Jason Momoa Talks Moving Past Khal Drogo With 'The Red Road'
It’s lunchtime in Los Angeles on a Tuesday when Jason Momoa, star of Sundance TV’s “The Red Road,” reaches across the table and picks up AccessHollywood.com’s recorder.
“I love my wife,” he says purposefully into the mic, as his spouse and co-star Lisa Bonet, who is seated beside him, breaks into a grin and laughs. “She’s amazing and the show’s amazing too.”
That show — from creator Aaron Guzikowski (he wrote the Hugh Jackman box office hit “Prisoners”) — looks into the life of two different families. There’s the Van Der Veens, members of an unrecognized Native American tribe (of which Jason’s character, Phillip Kopus, is a part), and the Jensens, a family with dark secrets, living in nearby.
“[Being a part of a] contemporary piece about a native, being a native… [It] was awesome to play someone that his own tribe doesn’t like him,” Jason said of Phillip, who returns home after being incarcerated, to a frosty reception. “I think everyone’s been an outcast in some way and you turn away from your home, but you come back to your roots.”
Returning home puts Jason’s Phillip into conflict — and, into a very uneasy partnership — with Martin Henderson’s Deputy Harold Jensen, following a premiere twist involving Harold’s wife, Jean (Julianne Nicholson). Once the pilot sets things up, there’s a hell of a lot of tension on the table, allowing Jason to show off his acting chops.
“I turned down some pretty big thing ‘cause I wanted to spend more time in acting and not just like… I’m kind of the go-to guy for action. So I was really excited there wasn’t a lot of action. There is, but not like, ‘I’m just doing this, I’ve got my shirt off and I’ve got a sword in my hand,’” Jason explained during Tuesday’s lunch with TV writers. “It’s like, I need to do [this kind of thing]… that’s why I spent… a year and a half before that just doing [my independent film ‘Road to Paloma’]. Wrote it, directed it, produced it, and starred in it. I was like, ‘I gotta get a shift.’”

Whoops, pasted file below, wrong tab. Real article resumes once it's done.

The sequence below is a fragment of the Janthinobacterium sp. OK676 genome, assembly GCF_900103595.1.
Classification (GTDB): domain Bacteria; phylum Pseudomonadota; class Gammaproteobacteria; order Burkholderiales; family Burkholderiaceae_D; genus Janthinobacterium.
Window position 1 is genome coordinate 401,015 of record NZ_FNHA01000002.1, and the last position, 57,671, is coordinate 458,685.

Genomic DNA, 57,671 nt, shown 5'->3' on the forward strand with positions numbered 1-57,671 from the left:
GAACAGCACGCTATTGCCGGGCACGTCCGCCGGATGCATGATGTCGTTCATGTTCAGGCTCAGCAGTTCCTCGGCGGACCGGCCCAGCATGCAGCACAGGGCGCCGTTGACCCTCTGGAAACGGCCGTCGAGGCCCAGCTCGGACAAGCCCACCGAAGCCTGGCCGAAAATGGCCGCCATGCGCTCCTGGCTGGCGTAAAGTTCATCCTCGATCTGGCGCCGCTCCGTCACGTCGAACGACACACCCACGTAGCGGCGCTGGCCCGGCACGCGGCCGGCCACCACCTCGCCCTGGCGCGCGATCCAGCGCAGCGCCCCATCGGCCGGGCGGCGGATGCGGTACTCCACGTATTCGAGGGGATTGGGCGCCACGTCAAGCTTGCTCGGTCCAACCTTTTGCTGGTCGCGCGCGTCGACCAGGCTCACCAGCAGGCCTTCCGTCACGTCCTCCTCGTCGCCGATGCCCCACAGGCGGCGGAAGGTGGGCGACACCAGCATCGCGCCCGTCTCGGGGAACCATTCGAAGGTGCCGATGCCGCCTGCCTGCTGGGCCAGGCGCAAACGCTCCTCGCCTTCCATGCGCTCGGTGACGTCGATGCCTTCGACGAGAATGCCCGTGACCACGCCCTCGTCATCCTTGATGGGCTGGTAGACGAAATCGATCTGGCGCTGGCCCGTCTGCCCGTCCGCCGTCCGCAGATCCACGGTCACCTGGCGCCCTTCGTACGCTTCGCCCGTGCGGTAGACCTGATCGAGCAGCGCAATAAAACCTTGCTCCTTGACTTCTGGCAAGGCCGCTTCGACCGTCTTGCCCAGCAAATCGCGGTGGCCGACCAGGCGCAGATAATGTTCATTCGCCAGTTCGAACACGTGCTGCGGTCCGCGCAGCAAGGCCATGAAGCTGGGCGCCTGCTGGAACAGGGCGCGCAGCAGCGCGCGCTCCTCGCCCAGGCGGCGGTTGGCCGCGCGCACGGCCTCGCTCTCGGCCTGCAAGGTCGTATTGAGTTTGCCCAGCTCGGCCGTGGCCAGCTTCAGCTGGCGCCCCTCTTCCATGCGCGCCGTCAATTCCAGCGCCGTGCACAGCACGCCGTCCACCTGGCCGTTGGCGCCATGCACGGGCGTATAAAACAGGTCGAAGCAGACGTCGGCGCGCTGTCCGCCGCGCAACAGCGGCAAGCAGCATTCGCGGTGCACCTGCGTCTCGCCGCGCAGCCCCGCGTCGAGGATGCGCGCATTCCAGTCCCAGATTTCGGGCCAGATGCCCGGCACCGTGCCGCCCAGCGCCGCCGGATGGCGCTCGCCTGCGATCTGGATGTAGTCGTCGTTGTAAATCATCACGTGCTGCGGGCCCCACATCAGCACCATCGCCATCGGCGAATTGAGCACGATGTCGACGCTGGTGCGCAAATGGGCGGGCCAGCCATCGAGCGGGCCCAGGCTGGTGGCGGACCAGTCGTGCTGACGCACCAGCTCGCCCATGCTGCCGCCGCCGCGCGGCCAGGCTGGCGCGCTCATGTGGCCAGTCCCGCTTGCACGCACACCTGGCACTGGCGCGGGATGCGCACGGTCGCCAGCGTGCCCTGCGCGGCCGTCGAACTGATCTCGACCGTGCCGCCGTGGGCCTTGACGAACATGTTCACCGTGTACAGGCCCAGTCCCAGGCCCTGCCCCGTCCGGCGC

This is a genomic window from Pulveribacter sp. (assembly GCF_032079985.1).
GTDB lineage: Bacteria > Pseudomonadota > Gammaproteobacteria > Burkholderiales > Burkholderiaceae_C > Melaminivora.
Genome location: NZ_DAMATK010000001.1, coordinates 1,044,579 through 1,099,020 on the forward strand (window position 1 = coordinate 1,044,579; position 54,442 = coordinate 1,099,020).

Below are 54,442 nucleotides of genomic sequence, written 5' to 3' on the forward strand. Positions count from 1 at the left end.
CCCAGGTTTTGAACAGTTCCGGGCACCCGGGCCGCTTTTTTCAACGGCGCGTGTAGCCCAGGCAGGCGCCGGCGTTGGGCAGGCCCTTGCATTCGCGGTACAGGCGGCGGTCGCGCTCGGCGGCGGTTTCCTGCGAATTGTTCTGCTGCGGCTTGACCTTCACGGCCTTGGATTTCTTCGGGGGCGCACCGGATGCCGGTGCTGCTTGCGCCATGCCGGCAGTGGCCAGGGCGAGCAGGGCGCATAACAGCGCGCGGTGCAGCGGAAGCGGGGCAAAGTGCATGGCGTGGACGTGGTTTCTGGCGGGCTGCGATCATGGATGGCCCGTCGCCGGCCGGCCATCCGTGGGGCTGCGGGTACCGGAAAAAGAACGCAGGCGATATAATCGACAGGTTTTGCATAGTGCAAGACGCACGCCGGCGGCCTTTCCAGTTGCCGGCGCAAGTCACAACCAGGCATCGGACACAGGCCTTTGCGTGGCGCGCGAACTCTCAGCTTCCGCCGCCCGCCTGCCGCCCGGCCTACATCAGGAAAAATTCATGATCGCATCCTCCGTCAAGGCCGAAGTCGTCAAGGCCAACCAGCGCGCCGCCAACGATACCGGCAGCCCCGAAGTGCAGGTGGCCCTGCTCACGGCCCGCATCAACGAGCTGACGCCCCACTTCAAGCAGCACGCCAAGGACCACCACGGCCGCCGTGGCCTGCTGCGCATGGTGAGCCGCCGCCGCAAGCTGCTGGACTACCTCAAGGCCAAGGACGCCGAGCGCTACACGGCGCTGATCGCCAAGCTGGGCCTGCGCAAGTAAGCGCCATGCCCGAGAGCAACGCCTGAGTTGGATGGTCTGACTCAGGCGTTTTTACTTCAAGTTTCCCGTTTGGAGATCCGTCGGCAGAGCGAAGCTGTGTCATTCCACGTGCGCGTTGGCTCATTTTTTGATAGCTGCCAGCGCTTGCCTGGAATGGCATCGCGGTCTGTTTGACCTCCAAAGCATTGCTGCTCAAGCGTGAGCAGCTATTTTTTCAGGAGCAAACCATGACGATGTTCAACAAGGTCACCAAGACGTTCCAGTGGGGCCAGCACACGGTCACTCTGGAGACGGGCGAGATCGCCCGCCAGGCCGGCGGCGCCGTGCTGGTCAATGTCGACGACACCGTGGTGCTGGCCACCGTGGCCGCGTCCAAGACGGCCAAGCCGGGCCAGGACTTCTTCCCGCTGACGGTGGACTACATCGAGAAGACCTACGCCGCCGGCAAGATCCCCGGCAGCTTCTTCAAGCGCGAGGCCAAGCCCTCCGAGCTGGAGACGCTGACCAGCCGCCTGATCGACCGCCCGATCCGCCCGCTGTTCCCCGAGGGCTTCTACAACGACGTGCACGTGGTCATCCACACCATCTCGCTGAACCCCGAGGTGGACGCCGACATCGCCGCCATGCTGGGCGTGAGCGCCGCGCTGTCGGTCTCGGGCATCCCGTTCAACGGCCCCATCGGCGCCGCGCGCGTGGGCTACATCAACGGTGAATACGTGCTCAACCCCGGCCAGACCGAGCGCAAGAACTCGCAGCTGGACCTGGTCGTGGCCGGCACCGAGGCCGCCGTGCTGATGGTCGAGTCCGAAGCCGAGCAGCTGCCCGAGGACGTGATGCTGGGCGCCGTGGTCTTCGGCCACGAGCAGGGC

As thrilling as his role was on “Thrones,” it’s easy to see why he wanted to make a different artistic mark. After the sucess of the HBO series, Jason said he had celebrities sharing with him how much they were fans of the drama, some of whom took his Khal Drogo part a little too seriously.
“It’s really fun ‘cause I met a lot people, like amazing comedians and people on ‘Saturday Night Live,’ that like — they’re are like idols to me — I go up to them and they’re like, ‘I love you!’ I’m like, ‘I love you!’ [They’re] like, ‘Holy sh**! You speak English.’ I’m like, ‘Yeah, I was acting! I was raised in Iowa! And they’re like, ‘What?’”
After “Thrones” (which he briefly returned to in a Season 2 cameo), Jason hit the big screen in “Conan.”
More recently was the aforementioned “Road to Paloma,” which paired him up with wife Lisa.
Having enjoyed the independent filmmaking process, coming back to television for “The Red Road” came down to story and character, Jason said.
“It’s really just material. I was talking about [how much I like] ‘True Detective.’ I’m like, ‘Game of Thrones’ — I got hooked on that, just going like, ‘This is f***ing amazing. It’s a 10 hour movie.’ When I read this, I’m like, ‘Aaron Guzikowski!’ … ‘Prisoners’ was amazing to me. It was like the new ‘Se7en,’ to me,” Jason said. “And it’s great writing and it’s a great character. It fit really well with me. … When I read for Drogo, I was like, ‘Can I get it?’ This, I was like, I had these things inside of me that I had never played before.”
“The Red Road” premieres Thursday, February 27 at 9 PM ET/PT on Sundance TV.
-- Jolie Lash
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